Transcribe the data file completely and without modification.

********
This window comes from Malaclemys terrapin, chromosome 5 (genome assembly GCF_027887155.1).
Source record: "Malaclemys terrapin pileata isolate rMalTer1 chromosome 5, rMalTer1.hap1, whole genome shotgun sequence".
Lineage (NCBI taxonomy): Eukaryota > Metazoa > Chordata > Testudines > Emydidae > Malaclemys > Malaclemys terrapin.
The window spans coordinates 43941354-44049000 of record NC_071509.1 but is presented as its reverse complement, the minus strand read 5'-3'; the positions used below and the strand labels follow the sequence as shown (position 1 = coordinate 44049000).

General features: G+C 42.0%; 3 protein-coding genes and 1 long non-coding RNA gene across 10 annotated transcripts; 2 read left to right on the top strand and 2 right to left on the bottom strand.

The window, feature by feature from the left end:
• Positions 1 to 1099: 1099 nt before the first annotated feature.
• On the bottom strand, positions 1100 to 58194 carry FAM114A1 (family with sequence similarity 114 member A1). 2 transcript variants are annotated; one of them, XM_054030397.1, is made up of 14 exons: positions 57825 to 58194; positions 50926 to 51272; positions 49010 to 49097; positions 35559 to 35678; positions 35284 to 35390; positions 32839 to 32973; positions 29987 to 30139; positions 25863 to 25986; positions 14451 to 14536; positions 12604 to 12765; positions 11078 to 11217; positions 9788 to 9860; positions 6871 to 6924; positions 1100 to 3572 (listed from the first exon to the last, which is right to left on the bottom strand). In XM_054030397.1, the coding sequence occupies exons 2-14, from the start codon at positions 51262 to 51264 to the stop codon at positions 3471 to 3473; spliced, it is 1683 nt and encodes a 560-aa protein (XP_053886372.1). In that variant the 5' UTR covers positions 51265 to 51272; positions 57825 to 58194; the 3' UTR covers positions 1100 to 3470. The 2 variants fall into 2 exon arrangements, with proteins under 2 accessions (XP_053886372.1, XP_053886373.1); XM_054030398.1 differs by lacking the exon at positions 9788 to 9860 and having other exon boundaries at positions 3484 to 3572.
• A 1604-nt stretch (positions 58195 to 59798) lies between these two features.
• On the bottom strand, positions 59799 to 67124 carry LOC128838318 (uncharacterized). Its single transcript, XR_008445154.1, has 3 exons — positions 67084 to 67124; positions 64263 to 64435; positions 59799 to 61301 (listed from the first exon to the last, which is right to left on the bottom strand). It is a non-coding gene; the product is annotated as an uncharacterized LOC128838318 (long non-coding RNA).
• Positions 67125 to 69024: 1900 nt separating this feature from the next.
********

This window comes from Malaclemys terrapin, chromosome 5 (genome assembly GCF_027887155.1).
Source record: "Malaclemys terrapin pileata isolate rMalTer1 chromosome 5, rMalTer1.hap1, whole genome shotgun sequence".
Lineage (NCBI taxonomy): Eukaryota > Metazoa > Chordata > Testudines > Emydidae > Malaclemys > Malaclemys terrapin.
The window spans coordinates 43941354-44049000 of record NC_071509.1 but is presented as its reverse complement, the minus strand read 5'-3'; the positions used below and the strand labels follow the sequence as shown (position 1 = coordinate 44049000).

General features: G+C 42.0%; 3 protein-coding genes and 1 long non-coding RNA gene across 10 annotated transcripts; 2 read left to right on the top strand and 2 right to left on the bottom strand.

The window, feature by feature from the left end:
• Positions 1 to 1099: 1099 nt before the first annotated feature.
• On the bottom strand, positions 1100 to 58194 carry FAM114A1 (family with sequence similarity 114 member A1). 2 transcript variants are annotated; one of them, XM_054030397.1, is made up of 14 exons: positions 57825 to 58194; positions 50926 to 51272; positions 49010 to 49097; positions 35559 to 35678; positions 35284 to 35390; positions 32839 to 32973; positions 29987 to 30139; positions 25863 to 25986; positions 14451 to 14536; positions 12604 to 12765; positions 11078 to 11217; positions 9788 to 9860; positions 6871 to 6924; positions 1100 to 3572 (listed from the first exon to the last, which is right to left on the bottom strand). In XM_054030397.1, the coding sequence occupies exons 2-14, from the start codon at positions 51262 to 51264 to the stop codon at positions 3471 to 3473; spliced, it is 1683 nt and encodes a 560-aa protein (XP_053886372.1). In that variant the 5' UTR covers positions 51265 to 51272; positions 57825 to 58194; the 3' UTR covers positions 1100 to 3470. The 2 variants fall into 2 exon arrangements, with proteins under 2 accessions (XP_053886372.1, XP_053886373.1); XM_054030398.1 differs by lacking the exon at positions 9788 to 9860 and having other exon boundaries at positions 3484 to 3572.
• A 1604-nt stretch (positions 58195 to 59798) lies between these two features.
• On the bottom strand, positions 59799 to 67124 carry LOC128838318 (uncharacterized). Its single transcript, XR_008445154.1, has 3 exons — positions 67084 to 67124; positions 64263 to 64435; positions 59799 to 61301 (listed from the first exon to the last, which is right to left on the bottom strand). It is a non-coding gene; the product is annotated as an uncharacterized LOC128838318 (long non-coding RNA).
• Positions 67125 to 69024: 1900 nt separating this feature from the next.